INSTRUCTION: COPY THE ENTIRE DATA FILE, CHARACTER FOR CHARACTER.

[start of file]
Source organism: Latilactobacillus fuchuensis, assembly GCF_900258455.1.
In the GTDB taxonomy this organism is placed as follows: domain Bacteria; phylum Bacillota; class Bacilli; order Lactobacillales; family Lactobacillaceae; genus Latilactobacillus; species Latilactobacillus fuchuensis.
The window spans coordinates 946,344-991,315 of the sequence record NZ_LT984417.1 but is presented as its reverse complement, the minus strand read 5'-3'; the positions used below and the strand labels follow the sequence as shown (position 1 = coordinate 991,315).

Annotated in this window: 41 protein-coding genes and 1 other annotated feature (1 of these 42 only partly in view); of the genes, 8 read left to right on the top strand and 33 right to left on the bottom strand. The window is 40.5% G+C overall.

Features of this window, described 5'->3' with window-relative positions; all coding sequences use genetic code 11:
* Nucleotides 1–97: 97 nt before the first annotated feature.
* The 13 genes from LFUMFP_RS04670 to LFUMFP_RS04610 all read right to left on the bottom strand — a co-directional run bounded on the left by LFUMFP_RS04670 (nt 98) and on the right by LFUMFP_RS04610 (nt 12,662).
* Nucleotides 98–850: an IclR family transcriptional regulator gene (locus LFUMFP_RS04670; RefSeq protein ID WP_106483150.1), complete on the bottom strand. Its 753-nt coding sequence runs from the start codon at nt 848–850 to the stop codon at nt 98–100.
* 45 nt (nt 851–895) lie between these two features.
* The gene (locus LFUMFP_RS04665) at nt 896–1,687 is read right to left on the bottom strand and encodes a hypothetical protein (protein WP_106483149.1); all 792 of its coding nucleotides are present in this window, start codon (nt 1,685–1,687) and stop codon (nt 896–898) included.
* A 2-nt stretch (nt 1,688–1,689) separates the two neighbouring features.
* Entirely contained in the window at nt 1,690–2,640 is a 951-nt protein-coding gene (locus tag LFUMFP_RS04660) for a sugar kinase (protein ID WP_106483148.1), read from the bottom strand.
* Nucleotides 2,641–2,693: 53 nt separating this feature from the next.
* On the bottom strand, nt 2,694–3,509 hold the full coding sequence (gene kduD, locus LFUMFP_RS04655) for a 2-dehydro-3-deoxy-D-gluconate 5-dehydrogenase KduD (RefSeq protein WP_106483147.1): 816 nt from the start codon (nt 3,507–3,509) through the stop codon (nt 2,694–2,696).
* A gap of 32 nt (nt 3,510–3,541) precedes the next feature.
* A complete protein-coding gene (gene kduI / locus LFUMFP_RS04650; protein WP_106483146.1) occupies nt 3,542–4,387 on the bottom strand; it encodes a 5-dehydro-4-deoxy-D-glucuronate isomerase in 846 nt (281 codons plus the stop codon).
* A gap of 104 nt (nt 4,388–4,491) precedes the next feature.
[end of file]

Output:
Source organism: Latilactobacillus fuchuensis, assembly GCF_900258455.1.
In the GTDB taxonomy this organism is placed as follows: domain Bacteria; phylum Bacillota; class Bacilli; order Lactobacillales; family Lactobacillaceae; genus Latilactobacillus; species Latilactobacillus fuchuensis.
The window spans coordinates 946,344-991,315 of the sequence record NZ_LT984417.1 but is presented as its reverse complement, the minus strand read 5'-3'; the positions used below and the strand labels follow the sequence as shown (position 1 = coordinate 991,315).

Annotated in this window: 41 protein-coding genes and 1 other annotated feature (1 of these 42 only partly in view); of the genes, 8 read left to right on the top strand and 33 right to left on the bottom strand. The window is 40.5% G+C overall.

Features of this window, described 5'->3' with window-relative positions; all coding sequences use genetic code 11:
* Nucleotides 1–97: 97 nt before the first annotated feature.
* The 13 genes from LFUMFP_RS04670 to LFUMFP_RS04610 all read right to left on the bottom strand — a co-directional run bounded on the left by LFUMFP_RS04670 (nt 98) and on the right by LFUMFP_RS04610 (nt 12,662).
* Nucleotides 98–850: an IclR family transcriptional regulator gene (locus LFUMFP_RS04670; RefSeq protein ID WP_106483150.1), complete on the bottom strand. Its 753-nt coding sequence runs from the start codon at nt 848–850 to the stop codon at nt 98–100.
* 45 nt (nt 851–895) lie between these two features.
* The gene (locus LFUMFP_RS04665) at nt 896–1,687 is read right to left on the bottom strand and encodes a hypothetical protein (protein WP_106483149.1); all 792 of its coding nucleotides are present in this window, start codon (nt 1,685–1,687) and stop codon (nt 896–898) included.
* A 2-nt stretch (nt 1,688–1,689) separates the two neighbouring features.
* Entirely contained in the window at nt 1,690–2,640 is a 951-nt protein-coding gene (locus tag LFUMFP_RS04660) for a sugar kinase (protein ID WP_106483148.1), read from the bottom strand.
* Nucleotides 2,641–2,693: 53 nt separating this feature from the next.
* On the bottom strand, nt 2,694–3,509 hold the full coding sequence (gene kduD, locus LFUMFP_RS04655) for a 2-dehydro-3-deoxy-D-gluconate 5-dehydrogenase KduD (RefSeq protein WP_106483147.1): 816 nt from the start codon (nt 3,507–3,509) through the stop codon (nt 2,694–2,696).
* A gap of 32 nt (nt 3,510–3,541) precedes the next feature.
* A complete protein-coding gene (gene kduI / locus LFUMFP_RS04650; protein WP_106483146.1) occupies nt 3,542–4,387 on the bottom strand; it encodes a 5-dehydro-4-deoxy-D-glucuronate isomerase in 846 nt (281 codons plus the stop codon).
* A gap of 104 nt (nt 4,388–4,491) precedes the next feature.